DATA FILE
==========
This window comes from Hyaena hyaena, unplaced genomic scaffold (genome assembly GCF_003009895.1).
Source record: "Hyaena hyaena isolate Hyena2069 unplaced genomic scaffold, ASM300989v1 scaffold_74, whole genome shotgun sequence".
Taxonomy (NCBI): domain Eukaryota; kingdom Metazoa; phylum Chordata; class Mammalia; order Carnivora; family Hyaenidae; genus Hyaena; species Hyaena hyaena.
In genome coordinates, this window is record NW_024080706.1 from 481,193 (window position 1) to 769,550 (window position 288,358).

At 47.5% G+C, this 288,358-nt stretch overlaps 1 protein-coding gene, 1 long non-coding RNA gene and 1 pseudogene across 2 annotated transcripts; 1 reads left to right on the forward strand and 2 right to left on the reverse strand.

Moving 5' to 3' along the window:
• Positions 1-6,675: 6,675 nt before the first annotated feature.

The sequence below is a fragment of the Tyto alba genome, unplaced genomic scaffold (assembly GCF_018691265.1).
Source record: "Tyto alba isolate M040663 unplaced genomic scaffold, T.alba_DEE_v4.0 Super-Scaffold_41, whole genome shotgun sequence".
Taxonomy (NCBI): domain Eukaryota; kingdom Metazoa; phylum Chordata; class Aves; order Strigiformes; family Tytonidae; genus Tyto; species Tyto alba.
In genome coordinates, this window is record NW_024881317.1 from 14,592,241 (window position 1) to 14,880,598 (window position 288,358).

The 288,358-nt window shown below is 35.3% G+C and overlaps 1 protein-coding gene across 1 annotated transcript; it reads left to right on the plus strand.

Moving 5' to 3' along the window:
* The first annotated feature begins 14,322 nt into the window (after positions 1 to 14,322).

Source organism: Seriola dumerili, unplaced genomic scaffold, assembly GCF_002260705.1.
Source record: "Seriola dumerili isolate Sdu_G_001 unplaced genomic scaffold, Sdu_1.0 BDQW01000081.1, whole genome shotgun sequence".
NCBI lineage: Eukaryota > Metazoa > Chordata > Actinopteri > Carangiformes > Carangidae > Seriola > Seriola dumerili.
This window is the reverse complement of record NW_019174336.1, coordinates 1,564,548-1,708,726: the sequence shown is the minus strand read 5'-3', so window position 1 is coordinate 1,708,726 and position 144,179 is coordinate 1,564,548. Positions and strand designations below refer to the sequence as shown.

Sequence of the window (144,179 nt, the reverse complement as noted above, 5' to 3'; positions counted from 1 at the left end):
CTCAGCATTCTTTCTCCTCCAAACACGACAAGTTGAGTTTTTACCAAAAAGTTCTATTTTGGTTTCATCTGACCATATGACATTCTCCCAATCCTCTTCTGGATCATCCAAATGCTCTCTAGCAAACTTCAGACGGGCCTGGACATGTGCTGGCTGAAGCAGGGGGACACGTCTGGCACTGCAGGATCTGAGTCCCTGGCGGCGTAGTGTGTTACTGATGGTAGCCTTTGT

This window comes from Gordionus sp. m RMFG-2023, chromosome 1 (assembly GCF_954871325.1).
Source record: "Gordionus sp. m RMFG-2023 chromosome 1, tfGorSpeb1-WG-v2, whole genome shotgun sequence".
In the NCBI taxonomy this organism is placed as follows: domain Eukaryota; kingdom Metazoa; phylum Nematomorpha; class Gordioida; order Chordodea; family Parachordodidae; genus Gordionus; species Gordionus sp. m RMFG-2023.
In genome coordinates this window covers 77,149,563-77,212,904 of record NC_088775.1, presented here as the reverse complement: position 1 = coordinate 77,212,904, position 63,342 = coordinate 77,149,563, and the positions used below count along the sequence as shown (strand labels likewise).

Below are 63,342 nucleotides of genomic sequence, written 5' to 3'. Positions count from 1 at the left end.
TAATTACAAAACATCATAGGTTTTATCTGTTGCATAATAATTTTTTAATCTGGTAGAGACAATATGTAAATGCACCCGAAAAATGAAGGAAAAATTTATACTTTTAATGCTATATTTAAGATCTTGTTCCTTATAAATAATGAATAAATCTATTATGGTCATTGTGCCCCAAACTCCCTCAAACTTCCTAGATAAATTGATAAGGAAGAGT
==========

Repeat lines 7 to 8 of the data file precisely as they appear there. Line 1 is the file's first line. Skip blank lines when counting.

• Positions 1-6,675: 6,675 nt before the first annotated feature.

The sequence below is a fragment of the Tyto alba genome, unplaced genomic scaffold (assembly GCF_018691265.1).